The BEST Teacher thank you gift...
I was a teacher for 15 years. It's with a mixture of sadness and relief that, when asked what I do, I no longer say "I'm a Primary School Teacher."
The sadness comes because I think it's one of the most important, worthwhile, fulfilling jobs going and I'm no longer doing it. I felt very proud of my work and I loved the children I taught. The relief comes because it's one of the most pressured, stressful, exhausting jobs going and I'm no longer doing it. I know it's not saving lives or defusing bombs, but being a teacher is hard. (Also, on an abstract level it kind of IS saving lives and defusing bombs.) The people who say "But they finish at 3.30 and get 6 weeks Summer holiday" have clearly never met a teacher, been near a school, had children or been a child.
Teaching children is a small part of a teacher's work. The planning, preparation, marking, assessment, monitoring, staff meetings, plays, school trips, sports days, report writing, parents evenings, Ofsted Inspections, performance management reviews, pastoral care, transition planning, new curriculum assimilation, nit detection and suspicious smell locating take up a lot more time than you might imagine. And that's not to mention the constant negative pressure from the media and government or an 8 year pay freeze. Did I say not to mention? Oh, I mentioned it.
The reason I'm ranting on like this is because we have reached 'Begrudgingly Find a Box of Chocs and Generic Card for the Teacher at the Last Minute' season. I hear ya. I'm a parent too. The social nicety of an end of term gift makes some of us feel slightly resentful. Presents should be freely and spontaneously given. I agree. The thing is, as a teacher, I agreed too. I don't know any teachers who expect a gift at the end of the year. With the EXCEPTION OF BOOZE. I REPEAT, ALL CAPS, THIS DOES NOT COVER BOOZE.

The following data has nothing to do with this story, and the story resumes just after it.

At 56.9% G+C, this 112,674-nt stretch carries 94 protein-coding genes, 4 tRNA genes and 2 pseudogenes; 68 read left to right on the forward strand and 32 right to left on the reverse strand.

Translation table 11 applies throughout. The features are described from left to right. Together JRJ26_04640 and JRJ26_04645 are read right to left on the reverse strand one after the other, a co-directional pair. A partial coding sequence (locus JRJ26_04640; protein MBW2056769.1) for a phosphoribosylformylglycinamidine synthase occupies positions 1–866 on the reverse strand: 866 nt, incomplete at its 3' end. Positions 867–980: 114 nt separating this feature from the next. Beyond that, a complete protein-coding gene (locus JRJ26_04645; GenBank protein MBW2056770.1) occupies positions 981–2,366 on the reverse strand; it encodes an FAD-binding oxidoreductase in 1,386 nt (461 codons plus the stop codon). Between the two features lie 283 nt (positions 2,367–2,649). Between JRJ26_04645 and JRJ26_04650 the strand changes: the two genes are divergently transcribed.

I have received many very thoughtful, carefully chosen gifts over the years but, without a doubt, my very favourite things- that I have kept every year and still pop up to the attic to leaf through when I'm hormonal or in existential crisis- are the cards. Not the 'Dear Miss Johnson, thank you, love so and so'... but the ones with a little message from the parents (I primarily taught the youngest children, so it was usually the parents writing the messages, unless I'd done a particularly good job teaching writing to their kids.) Those messages were an acknowledgement of all the Sundays I'd worked making my lessons personal and exciting. The relationships I tried to build with each child and their family. All the half-terms I'd gone into school to transform the classroom or stayed behind with a parent to chat through a problem at home. As a teacher, you don't have time to wonder if your work has been noticed. Sometimes, it's not until the end of the year that you see the difference you've made.
So, parents out there, I know YOUR lives are also hectic and crammed and exhausting, but rather than spending your precious little time trawling the supermarket shelves for a Best Teacher mug, use that same time to sit down and think about the year your child has had, under the supervision and care of that teacher and, if they're really lucky, teaching assistant. If you can think of a gift you know they'd love and you want to get that too, then double hooray! But I promise no-one expects it. Just write them a note and let them know how you feel.
Now the bit where i unravel all that sincerity to reveal my true, mercenary intent- BUY MY STUFF! I have thank you cards, post cards and specific teacher cards you can buy if you fancy. They make a pretty addition to your heartfelt words. There's a poster you could download where you and/ or your child can write a message with their favourite memories of the year. Honestly, it really is the thought that counts. And the booze.
And for all you shattered teachers and teaching assistants, I've got your back. I've designed a range of cards that you can download and print to give to your class and the memories poster works just as well from teacher to children! Keep on keeping on. We salute you.